–Pastor Phillip

The Holy Spirit is your boldness

God’s Hope for Your Heart from Acts 14

THE HOLY SPIRIT IS YOUR BOLDNESS

But Jews came from Antioch and Iconium, and having persuaded the crowds, they stoned Paul and dragged him out of the city, supposing that he was dead.  But when the disciples gathered about him, he rose up and entered the city, and on the next day he went on with Barnabas to Derbe.  When they had preached the gospel to that city and had made many disciples, they returned to Lystra and to Iconium and to Antioch…  (Acts 14:19-21)

Paul and Barnabas had been rejected at Antioch, kicked out of Iconium, and Paul had just been stoned by the people of Lystra and only survived by the grace of God.  Now, after a brief stop in another city, here they are going back.

What’s the deal with that!?

You’d think they would have learned the first time.  You’d think they would have gotten the hint that there was high opposition to the Gospel in those cities.  You’d think they would have looked for other places to minister where the work wasn’t quite so challenging.

However, in this passage we see that Paul and Barnabas don’t think that way.  They don’t feel that way.  They don’t work that way, because they have something that is working in and through them that is far more powerful than any opposition they may face.  That something is a someone, the person of the Holy Spirit.

Because they are empowered by the Spirit, they are emboldened for the Gospel.  Because they follow His command, they are filled with His courage and nothing can hold them back from spreading the Good News.

You know what’s even more exciting?  If you’re in Christ, that same power is available to you.

Don’t let the world’s resistance hold you back from the wonderful things God has planned for you.  Don’t let fear and uncertainty cripple the faith and confidence God wants to give you.  Trust Him today, follow His leading where ever it may take you, and as you do, you’ll be filled with hope as you walk in this truth: The Holy Spirit is your boldness.

-Pastor Phillip


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The presence of Jesus is the power you need

God’s Hope for Your Heart from Acts 4

THE PRESENCE OF JESUS IS THE POWER YOU NEED

Now when they saw the boldness of Peter and John, and perceived that they were uneducated, common men, they were astonished.  And they recognized that they had been with Jesus.  (Acts 4:13)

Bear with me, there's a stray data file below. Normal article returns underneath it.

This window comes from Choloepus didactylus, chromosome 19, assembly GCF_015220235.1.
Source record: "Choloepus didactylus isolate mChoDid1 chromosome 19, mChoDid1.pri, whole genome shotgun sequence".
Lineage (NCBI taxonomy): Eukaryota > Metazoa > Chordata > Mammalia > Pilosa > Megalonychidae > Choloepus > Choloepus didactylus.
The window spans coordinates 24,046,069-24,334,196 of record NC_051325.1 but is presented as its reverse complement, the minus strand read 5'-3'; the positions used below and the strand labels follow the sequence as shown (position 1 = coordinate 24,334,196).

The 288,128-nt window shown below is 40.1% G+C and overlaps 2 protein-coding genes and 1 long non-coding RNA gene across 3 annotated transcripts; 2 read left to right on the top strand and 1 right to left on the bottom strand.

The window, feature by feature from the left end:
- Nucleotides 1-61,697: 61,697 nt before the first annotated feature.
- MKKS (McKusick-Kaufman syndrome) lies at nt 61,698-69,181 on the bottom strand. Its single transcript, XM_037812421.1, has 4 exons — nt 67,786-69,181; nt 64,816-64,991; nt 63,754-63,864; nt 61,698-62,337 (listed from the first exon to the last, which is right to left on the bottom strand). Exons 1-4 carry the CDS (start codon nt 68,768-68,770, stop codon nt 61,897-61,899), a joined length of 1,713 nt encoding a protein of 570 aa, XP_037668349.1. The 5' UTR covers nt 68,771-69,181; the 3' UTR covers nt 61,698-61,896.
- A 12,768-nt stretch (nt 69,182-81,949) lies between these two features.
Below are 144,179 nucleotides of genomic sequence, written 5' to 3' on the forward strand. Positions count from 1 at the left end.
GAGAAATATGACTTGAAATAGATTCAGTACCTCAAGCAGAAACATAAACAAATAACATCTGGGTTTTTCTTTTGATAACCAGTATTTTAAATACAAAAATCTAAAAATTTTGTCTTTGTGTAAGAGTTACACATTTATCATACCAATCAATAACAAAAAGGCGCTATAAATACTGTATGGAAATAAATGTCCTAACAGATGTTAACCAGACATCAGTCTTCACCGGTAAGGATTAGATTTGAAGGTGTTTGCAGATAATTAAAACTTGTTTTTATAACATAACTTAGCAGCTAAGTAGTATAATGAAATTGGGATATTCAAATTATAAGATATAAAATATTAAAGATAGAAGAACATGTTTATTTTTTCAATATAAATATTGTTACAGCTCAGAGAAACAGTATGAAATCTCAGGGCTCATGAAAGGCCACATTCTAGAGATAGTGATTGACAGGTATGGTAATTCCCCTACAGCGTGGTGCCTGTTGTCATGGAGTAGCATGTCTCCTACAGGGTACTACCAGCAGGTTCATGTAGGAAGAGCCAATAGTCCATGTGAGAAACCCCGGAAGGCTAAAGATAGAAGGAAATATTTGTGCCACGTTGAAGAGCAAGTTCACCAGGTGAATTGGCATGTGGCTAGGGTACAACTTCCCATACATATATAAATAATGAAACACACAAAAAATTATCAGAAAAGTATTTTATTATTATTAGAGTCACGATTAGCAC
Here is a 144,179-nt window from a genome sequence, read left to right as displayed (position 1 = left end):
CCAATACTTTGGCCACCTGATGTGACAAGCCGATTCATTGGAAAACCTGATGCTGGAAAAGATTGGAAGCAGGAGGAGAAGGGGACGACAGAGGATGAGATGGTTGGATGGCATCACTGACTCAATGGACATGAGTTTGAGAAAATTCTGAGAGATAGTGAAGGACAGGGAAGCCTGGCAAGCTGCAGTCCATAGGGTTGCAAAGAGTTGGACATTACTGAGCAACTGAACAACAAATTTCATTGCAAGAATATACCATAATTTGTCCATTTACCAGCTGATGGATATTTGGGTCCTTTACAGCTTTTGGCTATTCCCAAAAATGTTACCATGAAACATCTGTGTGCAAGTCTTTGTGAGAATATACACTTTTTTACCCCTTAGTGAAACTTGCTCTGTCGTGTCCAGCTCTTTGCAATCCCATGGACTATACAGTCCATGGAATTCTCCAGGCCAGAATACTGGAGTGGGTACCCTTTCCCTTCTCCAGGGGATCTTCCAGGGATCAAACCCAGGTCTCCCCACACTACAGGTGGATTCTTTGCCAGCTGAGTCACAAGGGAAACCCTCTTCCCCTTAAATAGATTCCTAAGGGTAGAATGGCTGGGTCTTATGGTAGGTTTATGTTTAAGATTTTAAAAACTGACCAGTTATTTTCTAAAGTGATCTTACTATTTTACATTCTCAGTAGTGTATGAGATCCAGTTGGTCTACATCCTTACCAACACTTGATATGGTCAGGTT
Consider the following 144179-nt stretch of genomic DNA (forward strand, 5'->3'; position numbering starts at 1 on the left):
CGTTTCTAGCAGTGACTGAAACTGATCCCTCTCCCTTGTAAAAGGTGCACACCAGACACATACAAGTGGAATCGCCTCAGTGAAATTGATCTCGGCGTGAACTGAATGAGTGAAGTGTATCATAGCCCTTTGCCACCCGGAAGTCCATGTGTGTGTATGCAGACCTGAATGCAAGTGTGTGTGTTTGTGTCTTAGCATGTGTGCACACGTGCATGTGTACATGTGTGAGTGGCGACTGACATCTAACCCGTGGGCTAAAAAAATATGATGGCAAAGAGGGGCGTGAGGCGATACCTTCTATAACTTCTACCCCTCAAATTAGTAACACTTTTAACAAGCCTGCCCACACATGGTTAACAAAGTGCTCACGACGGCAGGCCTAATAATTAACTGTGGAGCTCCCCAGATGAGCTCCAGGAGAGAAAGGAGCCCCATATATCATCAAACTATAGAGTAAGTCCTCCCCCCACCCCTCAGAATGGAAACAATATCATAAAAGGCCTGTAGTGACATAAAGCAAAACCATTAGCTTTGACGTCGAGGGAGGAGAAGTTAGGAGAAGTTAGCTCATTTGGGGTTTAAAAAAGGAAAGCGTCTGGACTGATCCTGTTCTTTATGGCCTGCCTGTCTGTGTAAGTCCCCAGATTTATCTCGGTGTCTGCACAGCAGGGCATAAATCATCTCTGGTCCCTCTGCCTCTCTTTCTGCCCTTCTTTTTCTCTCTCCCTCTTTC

In the span of just two months, the disciples of Jesus had gone from being men who fled in fear at the first sign of trouble and denied knowing Him at all, to being men who stood up with courage to the very people who sent their Savior to the cross.

From cowards to courageous witnesses, it was a remarkable transformation and even the Jewish leaders could see the source of the change–they had been with Jesus.  It wasn’t time or training that made the difference, it was a transfer of His power because of His presence.

You may not have all the credentials the world says you need to do great things for God.  You may not think you’re qualified for the dream to which He has called you.  You may feel weak and afraid and unable to do what you know He has sent you to do.

The Good News is that there is a simple solution!  Spend time with Jesus, seeking Him, praising Him, praying to Him, and you will find that things will change in your heart.  You will discover strength and peace that you didn’t have before as you set your hope on this simple truth: the presence of Jesus is the power you need.

-Pastor Phillip


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Jesus rolled away your stone

God’s Hope for Your Heart from Mark 16

JESUS ROLLED AWAY YOUR STONE

And very early on the first day of the week, when the sun had risen, they went to the tomb. And they were saying to one another, “Who will roll away the stone for us from the entrance of the tomb?” And looking up, they saw that the stone had been rolled back— it was very large.  (Mark 16:2-4)

The women were heartbroken.

The One they had hoped in, believed in, trusted and followed… was dead.  Their hopes were trashed, their dreams dashed, and even on the way to pay their last respects, they knew that the great stone over the mouth of the tomb would likely keep them from saying their final goodbye.

But when they got there, the stone was rolled away, and it was very large.